Saturday, June 12, 2010

Post #417: best start to the day

The best thing about being in Japan, Korean, China, or many other Asian countries is the feast that one has for breakfast. How good is it to wake up to this!

The part that makes me the most happy is the soft boiled egg. Without fail, it's always gooey in the center and bright orange. The joy!

Thursday, June 10, 2010

Post #416: more raw fish of the best quality - Sushi Kanesaka

E and I braved the rain to keep our lunch reservation at Sushi Kanesaka. The place has a Michelin 2 star, but the distinction is not advertised at all due to the Japanese dislike for it. Similar to many great sushi spots in Tokyo, this one is also hidden deep in a basement with a barely noticeable entrance on the street level. Luckily E's ability to read Japanese alphabets plus my ability to read Kanji (the Chinese characters that are still used in modern Japanese) allowed us to navigate around quite efficiently.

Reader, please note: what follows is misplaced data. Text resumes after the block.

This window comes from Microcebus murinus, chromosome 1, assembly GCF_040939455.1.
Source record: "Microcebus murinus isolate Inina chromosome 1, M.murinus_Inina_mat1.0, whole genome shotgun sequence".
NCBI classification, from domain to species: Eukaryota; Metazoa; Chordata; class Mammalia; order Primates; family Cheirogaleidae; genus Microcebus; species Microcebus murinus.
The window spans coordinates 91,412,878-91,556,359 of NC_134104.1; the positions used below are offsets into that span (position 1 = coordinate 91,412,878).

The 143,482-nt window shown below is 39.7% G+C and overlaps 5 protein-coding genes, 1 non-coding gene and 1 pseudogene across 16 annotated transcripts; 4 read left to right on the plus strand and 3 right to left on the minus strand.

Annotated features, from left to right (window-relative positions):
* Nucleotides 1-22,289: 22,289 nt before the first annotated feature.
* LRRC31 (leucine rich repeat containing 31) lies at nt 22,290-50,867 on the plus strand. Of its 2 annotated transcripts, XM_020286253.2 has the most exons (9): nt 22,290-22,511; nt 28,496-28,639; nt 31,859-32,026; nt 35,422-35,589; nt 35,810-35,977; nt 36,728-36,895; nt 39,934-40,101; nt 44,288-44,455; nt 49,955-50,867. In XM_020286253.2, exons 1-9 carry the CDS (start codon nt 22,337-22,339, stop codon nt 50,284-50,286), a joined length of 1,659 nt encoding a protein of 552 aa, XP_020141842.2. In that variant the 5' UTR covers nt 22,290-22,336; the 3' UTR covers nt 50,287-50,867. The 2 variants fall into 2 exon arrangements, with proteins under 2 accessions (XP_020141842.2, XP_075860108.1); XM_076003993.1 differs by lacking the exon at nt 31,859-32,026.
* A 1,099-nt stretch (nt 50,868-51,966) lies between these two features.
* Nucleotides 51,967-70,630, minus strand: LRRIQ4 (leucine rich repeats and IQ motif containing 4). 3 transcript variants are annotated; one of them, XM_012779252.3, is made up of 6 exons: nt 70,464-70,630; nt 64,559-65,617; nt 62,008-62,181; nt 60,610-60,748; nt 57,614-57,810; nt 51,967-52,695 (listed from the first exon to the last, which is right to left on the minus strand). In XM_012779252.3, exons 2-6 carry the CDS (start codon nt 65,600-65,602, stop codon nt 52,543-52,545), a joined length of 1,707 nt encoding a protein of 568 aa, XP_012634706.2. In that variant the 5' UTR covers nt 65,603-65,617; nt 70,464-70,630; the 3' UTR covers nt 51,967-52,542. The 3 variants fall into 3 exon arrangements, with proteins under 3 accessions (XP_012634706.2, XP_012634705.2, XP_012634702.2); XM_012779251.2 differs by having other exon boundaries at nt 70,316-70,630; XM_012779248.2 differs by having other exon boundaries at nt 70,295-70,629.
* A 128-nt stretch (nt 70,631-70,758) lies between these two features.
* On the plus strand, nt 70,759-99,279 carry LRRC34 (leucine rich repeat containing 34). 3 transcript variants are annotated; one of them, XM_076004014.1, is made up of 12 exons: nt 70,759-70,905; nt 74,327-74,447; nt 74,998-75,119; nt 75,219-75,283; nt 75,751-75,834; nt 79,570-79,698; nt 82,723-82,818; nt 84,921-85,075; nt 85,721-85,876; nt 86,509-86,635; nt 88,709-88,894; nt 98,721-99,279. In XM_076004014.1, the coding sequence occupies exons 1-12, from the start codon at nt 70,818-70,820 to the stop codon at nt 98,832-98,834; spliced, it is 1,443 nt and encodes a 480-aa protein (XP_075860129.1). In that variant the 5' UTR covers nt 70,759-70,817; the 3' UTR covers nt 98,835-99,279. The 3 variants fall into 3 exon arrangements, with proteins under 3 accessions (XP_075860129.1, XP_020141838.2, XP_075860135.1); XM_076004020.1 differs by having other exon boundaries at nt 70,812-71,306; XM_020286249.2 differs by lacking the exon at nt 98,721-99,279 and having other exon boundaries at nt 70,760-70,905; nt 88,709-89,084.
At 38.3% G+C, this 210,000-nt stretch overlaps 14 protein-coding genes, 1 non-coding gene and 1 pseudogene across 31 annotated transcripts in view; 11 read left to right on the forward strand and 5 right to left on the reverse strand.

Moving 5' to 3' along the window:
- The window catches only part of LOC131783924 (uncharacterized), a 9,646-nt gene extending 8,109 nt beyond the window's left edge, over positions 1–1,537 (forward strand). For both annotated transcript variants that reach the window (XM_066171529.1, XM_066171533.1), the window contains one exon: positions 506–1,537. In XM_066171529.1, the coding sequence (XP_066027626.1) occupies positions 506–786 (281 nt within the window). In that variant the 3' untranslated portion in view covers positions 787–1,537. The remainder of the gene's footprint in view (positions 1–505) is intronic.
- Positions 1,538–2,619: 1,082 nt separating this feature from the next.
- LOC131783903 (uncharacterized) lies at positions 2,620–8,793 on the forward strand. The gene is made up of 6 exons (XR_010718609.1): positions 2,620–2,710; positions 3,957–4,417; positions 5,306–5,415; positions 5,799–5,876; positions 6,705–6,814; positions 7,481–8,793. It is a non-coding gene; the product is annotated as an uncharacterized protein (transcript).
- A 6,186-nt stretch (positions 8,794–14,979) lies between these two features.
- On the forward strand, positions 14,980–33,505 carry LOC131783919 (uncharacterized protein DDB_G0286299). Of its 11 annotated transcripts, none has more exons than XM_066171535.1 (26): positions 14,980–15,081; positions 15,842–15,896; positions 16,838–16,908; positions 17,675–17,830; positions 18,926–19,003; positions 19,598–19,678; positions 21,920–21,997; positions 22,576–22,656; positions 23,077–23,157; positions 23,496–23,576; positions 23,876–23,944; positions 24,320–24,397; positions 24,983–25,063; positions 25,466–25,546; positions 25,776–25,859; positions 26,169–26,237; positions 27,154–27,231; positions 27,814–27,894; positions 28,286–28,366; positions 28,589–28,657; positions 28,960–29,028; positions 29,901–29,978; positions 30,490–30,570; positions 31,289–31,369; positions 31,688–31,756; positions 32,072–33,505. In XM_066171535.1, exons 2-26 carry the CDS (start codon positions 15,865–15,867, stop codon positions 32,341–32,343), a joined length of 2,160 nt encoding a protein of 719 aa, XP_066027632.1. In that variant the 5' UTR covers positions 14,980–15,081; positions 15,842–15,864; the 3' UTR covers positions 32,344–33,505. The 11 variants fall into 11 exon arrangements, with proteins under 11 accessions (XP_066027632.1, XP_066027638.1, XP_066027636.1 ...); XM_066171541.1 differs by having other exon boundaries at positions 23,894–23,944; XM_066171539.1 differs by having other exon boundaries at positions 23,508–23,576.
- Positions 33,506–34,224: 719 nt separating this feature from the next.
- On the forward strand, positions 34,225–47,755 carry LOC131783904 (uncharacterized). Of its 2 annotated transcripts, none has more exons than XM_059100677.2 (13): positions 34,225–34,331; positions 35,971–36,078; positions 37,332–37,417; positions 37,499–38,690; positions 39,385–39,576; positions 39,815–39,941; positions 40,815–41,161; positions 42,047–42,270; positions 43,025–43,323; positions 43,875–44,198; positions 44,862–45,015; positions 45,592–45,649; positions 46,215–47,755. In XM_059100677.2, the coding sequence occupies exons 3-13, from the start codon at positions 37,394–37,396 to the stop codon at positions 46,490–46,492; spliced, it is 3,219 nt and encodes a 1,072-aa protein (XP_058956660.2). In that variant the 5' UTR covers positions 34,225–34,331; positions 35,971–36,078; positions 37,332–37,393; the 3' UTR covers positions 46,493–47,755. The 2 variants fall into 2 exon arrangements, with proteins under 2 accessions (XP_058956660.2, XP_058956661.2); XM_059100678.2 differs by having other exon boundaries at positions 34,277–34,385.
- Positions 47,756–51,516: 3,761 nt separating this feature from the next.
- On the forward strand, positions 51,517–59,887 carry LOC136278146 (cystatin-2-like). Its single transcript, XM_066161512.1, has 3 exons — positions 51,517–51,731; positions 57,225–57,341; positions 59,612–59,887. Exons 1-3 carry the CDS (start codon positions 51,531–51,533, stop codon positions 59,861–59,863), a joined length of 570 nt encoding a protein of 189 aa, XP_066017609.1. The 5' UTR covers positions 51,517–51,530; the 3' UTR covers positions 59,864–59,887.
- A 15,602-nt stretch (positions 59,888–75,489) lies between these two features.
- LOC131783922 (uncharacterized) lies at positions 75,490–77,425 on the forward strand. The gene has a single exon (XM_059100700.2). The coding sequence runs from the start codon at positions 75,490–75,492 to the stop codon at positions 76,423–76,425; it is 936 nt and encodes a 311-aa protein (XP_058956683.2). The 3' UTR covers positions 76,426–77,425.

Our sushi chef for lunch was by far the most friendly I've ever encountered. His willingness to speak English and wonderful service really made the whole experience so much more enjoyable.
At this top level, it's hard to compare the fish quality between Kanesaka and Kyubey. What did differentiate was the texture of the rice. Kanesaka's version is just a bit more vinegared and quite a bit more al dente. Viewed from the underside, the grains looked rather distinct. I prefer this version when paired with the firmer white fish pieces, but the more buttery fish types seemed to do better with the softer textured rice at Kyubey. Although all this is really hair splitting talk. Either one is WAY better than any I've had state side. On a side note, the Tokyo Nobu was just around the corner from my hotel. I was told by the hotel staff that if I wanted something average and easy (not cheaper), I could just go there. :)

An awesome piece of fatty tuna.
Then for contrast, a clean flavored slice of lean tuna.

Look how that skin shines and the flavor was so clean, it was hard to believe that it is a skin on piece.

This is definitely the most beautiful and non-fishy piece of aji I've ever had. My compliment on its fresh sweet flavor got our chef to comment that he heard that Americans use mayo on their sushi, he supposed that it is because there is a need to hide the fishiness...